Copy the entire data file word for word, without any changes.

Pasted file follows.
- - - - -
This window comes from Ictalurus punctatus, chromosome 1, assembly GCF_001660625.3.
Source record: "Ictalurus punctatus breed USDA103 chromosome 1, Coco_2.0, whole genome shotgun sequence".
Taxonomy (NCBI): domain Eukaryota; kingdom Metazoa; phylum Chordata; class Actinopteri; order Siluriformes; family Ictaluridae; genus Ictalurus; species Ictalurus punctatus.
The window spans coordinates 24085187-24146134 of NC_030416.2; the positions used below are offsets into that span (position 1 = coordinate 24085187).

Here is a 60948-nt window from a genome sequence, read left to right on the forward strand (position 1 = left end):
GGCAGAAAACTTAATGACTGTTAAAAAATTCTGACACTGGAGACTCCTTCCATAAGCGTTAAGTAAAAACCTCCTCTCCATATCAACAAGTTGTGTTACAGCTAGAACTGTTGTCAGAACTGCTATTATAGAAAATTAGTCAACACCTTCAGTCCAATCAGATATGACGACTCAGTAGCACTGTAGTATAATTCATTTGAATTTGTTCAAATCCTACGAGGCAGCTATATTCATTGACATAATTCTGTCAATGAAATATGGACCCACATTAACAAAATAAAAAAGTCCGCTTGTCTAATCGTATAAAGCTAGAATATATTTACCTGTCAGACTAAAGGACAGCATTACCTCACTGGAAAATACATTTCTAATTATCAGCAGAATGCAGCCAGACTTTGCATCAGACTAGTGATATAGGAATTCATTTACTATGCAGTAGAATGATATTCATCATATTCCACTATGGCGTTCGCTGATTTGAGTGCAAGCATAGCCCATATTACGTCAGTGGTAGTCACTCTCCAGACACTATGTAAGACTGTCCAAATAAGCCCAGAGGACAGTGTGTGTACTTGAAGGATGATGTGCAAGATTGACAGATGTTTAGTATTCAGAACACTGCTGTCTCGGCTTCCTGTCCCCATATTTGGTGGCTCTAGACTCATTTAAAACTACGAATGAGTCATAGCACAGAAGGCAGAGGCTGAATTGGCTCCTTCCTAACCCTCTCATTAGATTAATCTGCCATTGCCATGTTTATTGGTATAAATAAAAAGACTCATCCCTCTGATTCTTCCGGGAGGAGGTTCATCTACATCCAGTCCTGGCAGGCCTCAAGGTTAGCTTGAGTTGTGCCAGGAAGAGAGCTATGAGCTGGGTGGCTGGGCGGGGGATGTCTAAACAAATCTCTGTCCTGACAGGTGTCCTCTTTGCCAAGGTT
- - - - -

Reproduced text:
This window comes from Ictalurus punctatus, chromosome 1, assembly GCF_001660625.3.
Source record: "Ictalurus punctatus breed USDA103 chromosome 1, Coco_2.0, whole genome shotgun sequence".
Taxonomy (NCBI): domain Eukaryota; kingdom Metazoa; phylum Chordata; class Actinopteri; order Siluriformes; family Ictaluridae; genus Ictalurus; species Ictalurus punctatus.
The window spans coordinates 24085187-24146134 of NC_030416.2; the positions used below are offsets into that span (position 1 = coordinate 24085187).

Here is a 60948-nt window from a genome sequence, read left to right on the forward strand (position 1 = left end):
GGCAGAAAACTTAATGACTGTTAAAAAATTCTGACACTGGAGACTCCTTCCATAAGCGTTAAGTAAAAACCTCCTCTCCATATCAACAAGTTGTGTTACAGCTAGAACTGTTGTCAGAACTGCTATTATAGAAAATTAGTCAACACCTTCAGTCCAATCAGATATGACGACTCAGTAGCACTGTAGTATAATTCATTTGAATTTGTTCAAATCCTACGAGGCAGCTATATTCATTGACATAATTCTGTCAATGAAATATGGACCCACATTAACAAAATAAAAAAGTCCGCTTGTCTAATCGTATAAAGCTAGAATATATTTACCTGTCAGACTAAAGGACAGCATTACCTCACTGGAAAATACATTTCTAATTATCAGCAGAATGCAGCCAGACTTTGCATCAGACTAGTGATATAGGAATTCATTTACTATGCAGTAGAATGATATTCATCATATTCCACTATGGCGTTCGCTGATTTGAGTGCAAGCATAGCCCATATTACGTCAGTGGTAGTCACTCTCCAGACACTATGTAAGACTGTCCAAATAAGCCCAGAGGACAGTGTGTGTACTTGAAGGATGATGTGCAAGATTGACAGATGTTTAGTATTCAGAACACTGCTGTCTCGGCTTCCTGTCCCCATATTTGGTGGCTCTAGACTCATTTAAAACTACGAATGAGTCATAGCACAGAAGGCAGAGGCTGAATTGGCTCCTTCCTAACCCTCTCATTAGATTAATCTGCCATTGCCATGTTTATTGGTATAAATAAAAAGACTCATCCCTCTGATTCTTCCGGGAGGAGGTTCATCTACATCCAGTCCTGGCAGGCCTCAAGGTTAGCTTGAGTTGTGCCAGGAAGAGAGCTATGAGCTGGGTGGCTGGGCGGGGGATGTCTAAACAAATCTCTGTCCTGACAGGTGTCCTCTTTGCCAAGGTT